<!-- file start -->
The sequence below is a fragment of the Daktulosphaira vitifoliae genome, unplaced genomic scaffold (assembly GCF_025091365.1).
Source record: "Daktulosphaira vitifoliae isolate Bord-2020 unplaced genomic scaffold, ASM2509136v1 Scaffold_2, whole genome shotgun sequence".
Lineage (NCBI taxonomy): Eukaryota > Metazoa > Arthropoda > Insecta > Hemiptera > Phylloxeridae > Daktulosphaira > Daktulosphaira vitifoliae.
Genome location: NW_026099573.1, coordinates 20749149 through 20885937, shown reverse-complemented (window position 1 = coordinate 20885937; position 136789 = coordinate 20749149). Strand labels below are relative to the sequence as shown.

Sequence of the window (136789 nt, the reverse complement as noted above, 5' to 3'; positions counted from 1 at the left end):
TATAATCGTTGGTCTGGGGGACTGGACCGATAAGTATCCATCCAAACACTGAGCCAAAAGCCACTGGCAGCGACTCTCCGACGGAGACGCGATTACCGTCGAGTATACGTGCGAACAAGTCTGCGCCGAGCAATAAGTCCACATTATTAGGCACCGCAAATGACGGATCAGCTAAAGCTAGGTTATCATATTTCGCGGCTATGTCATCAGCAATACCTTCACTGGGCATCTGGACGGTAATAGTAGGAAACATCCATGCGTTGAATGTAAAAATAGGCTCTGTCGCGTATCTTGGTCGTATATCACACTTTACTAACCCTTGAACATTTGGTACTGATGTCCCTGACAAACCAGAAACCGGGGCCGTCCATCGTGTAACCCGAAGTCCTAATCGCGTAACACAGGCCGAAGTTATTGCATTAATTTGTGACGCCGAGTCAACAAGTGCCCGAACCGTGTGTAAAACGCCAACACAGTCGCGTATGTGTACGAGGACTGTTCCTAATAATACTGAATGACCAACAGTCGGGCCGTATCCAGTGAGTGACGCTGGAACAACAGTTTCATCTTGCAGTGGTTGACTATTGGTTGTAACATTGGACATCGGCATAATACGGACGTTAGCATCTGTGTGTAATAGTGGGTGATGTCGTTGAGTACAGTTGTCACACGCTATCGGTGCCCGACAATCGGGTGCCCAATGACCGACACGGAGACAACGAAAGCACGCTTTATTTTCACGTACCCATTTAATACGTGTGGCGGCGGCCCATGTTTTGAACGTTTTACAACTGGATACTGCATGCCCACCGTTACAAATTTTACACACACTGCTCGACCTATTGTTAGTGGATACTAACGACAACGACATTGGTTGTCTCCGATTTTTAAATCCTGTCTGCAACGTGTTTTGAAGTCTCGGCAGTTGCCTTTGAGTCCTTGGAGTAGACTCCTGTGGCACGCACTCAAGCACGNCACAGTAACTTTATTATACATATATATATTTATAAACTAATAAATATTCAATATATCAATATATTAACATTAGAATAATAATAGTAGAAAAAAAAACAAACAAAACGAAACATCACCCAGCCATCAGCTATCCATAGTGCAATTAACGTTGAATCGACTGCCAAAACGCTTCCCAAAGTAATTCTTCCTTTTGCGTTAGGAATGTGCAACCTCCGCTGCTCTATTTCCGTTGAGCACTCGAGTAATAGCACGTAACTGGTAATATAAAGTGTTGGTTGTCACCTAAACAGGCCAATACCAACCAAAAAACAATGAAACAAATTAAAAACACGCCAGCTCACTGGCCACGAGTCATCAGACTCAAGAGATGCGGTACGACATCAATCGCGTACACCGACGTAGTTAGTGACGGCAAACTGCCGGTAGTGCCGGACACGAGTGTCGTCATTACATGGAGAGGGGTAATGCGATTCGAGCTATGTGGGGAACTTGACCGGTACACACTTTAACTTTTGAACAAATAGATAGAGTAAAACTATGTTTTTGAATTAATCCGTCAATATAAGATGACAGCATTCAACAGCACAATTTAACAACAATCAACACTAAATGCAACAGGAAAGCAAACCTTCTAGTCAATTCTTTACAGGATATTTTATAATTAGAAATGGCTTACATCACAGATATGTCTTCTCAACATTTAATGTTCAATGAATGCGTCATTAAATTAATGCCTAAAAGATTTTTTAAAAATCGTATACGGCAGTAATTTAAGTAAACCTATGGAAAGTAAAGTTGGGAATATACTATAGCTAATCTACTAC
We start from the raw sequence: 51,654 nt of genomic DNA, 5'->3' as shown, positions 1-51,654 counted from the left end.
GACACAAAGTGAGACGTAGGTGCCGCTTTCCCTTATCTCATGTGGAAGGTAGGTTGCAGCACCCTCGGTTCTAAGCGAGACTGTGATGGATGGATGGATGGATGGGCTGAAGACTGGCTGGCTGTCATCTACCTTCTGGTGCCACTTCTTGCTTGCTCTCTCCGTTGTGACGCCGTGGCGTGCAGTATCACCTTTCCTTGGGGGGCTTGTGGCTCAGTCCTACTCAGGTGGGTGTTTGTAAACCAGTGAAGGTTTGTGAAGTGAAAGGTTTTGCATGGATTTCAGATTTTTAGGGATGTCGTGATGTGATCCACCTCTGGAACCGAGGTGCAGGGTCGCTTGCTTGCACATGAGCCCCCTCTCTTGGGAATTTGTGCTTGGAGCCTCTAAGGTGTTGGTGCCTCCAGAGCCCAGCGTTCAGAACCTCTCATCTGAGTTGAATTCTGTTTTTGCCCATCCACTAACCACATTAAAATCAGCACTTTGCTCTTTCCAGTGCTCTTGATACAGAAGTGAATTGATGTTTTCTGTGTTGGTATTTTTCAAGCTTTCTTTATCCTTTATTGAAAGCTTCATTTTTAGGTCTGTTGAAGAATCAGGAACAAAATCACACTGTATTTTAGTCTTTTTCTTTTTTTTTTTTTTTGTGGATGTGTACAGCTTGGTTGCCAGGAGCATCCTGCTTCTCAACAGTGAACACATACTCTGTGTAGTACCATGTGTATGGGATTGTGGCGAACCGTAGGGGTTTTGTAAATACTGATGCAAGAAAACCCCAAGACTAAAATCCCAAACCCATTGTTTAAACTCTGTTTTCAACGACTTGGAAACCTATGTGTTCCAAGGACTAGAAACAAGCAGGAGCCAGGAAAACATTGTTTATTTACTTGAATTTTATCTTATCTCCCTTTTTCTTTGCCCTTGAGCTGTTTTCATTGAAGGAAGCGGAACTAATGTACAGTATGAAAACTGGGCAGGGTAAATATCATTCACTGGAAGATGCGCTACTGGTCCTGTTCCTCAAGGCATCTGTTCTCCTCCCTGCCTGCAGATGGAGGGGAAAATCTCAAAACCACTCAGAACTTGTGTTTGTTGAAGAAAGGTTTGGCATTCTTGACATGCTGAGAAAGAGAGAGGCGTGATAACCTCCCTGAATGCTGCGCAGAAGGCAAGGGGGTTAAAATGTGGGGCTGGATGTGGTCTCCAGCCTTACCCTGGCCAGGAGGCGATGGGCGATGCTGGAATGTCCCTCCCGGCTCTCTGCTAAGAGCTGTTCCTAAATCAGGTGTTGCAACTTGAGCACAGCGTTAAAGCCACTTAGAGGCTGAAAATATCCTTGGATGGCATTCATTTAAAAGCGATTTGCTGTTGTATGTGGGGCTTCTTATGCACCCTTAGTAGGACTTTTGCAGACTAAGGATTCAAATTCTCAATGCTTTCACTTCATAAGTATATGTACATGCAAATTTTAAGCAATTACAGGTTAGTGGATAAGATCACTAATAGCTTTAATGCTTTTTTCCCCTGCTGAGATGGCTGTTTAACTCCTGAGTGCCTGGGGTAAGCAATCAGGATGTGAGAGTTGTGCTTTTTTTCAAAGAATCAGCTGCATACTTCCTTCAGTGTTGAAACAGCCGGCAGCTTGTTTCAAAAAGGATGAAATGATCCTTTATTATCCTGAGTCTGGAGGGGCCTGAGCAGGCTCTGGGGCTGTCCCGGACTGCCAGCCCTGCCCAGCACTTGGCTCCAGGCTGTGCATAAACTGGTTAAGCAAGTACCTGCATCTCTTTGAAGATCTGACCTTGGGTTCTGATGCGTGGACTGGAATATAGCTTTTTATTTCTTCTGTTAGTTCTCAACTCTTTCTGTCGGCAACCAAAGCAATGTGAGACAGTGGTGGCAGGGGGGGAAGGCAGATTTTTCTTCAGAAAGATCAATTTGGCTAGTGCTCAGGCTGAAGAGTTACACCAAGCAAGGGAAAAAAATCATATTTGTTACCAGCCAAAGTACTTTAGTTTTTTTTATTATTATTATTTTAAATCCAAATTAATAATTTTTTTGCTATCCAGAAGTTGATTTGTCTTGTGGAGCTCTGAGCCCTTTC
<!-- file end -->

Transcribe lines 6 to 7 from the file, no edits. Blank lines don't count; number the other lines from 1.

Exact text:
TATAATCGTTGGTCTGGGGGACTGGACCGATAAGTATCCATCCAAACACTGAGCCAAAAGCCACTGGCAGCGACTCTCCGACGGAGACGCGATTACCGTCGAGTATACGTGCGAACAAGTCTGCGCCGAGCAATAAGTCCACATTATTAGGCACCGCAAATGACGGATCAGCTAAAGCTAGGTTATCATATTTCGCGGCTATGTCATCAGCAATACCTTCACTGGGCATCTGGACGGTAATAGTAGGAAACATCCATGCGTTGAATGTAAAAATAGGCTCTGTCGCGTATCTTGGTCGTATATCACACTTTACTAACCCTTGAACATTTGGTACTGATGTCCCTGACAAACCAGAAACCGGGGCCGTCCATCGTGTAACCCGAAGTCCTAATCGCGTAACACAGGCCGAAGTTATTGCATTAATTTGTGACGCCGAGTCAACAAGTGCCCGAACCGTGTGTAAAACGCCAACACAGTCGCGTATGTGTACGAGGACTGTTCCTAATAATACTGAATGACCAACAGTCGGGCCGTATCCAGTGAGTGACGCTGGAACAACAGTTTCATCTTGCAGTGGTTGACTATTGGTTGTAACATTGGACATCGGCATAATACGGACGTTAGCATCTGTGTGTAATAGTGGGTGATGTCGTTGAGTACAGTTGTCACACGCTATCGGTGCCCGACAATCGGGTGCCCAATGACCGACACGGAGACAACGAAAGCACGCTTTATTTTCACGTACCCATTTAATACGTGTGGCGGCGGCCCATGTTTTGAACGTTTTACAACTGGATACTGCATGCCCACCGTTACAAATTTTACACACACTGCTCGACCTATTGTTAGTGGATACTAACGACAACGACATTGGTTGTCTCCGATTTTTAAATCCTGTCTGCAACGTGTTTTGAAGTCTCGGCAGTTGCCTTTGAGTCCTTGGAGTAGACTCCTGTGGCACGCACTCAAGCACGNCACAGTAACTTTATTATACATATATATATTTATAAACTAATAAATATTCAATATATCAATATATTAACATTAGAATAATAATAGTAGAAAAAAAAACAAACAAAACGAAACATCACCCAGCCATCAGCTATCCATAGTGCAATTAACGTTGAATCGACTGCCAAAACGCTTCCCAAAGTAATTCTTCCTTTTGCGTTAGGAATGTGCAACCTCCGCTGCTCTATTTCCGTTGAGCACTCGAGTAATAGCACGTAACTGGTAATATAAAGTGTTGGTTGTCACCTAAACAGGCCAATACCAACCAAAAAACAATGAAACAAATTAAAAACACGCCAGCTCACTGGCCACGAGTCATCAGACTCAAGAGATGCGGTACGACATCAATCGCGTACACCGACGTAGTTAGTGACGGCAAACTGCCGGTAGTGCCGGACACGAGTGTCGTCATTACATGGAGAGGGGTAATGCGATTCGAGCTATGTGGGGAACTTGACCGGTACACACTTTAACTTTTGAACAAATAGATAGAGTAAAACTATGTTTTTGAATTAATCCGTCAATATAAGATGACAGCATTCAACAGCACAATTTAACAACAATCAACACTAAATGCAACAGGAAAGCAAACCTTCTAGTCAATTCTTTACAGGATATTTTATAATTAGAAATGGCTTACATCACAGATATGTCTTCTCAACATTTAATGTTCAATGAATGCGTCATTAAATTAATGCCTAAAAGATTTTTTAAAAATCGTATACGGCAGTAATTTAAGTAAACCTATGGAAAGTAAAGTTGGGAATATACTATAGCTAATCTACTAC
We start from the raw sequence: 51,654 nt of genomic DNA, 5'->3' as shown, positions 1-51,654 counted from the left end.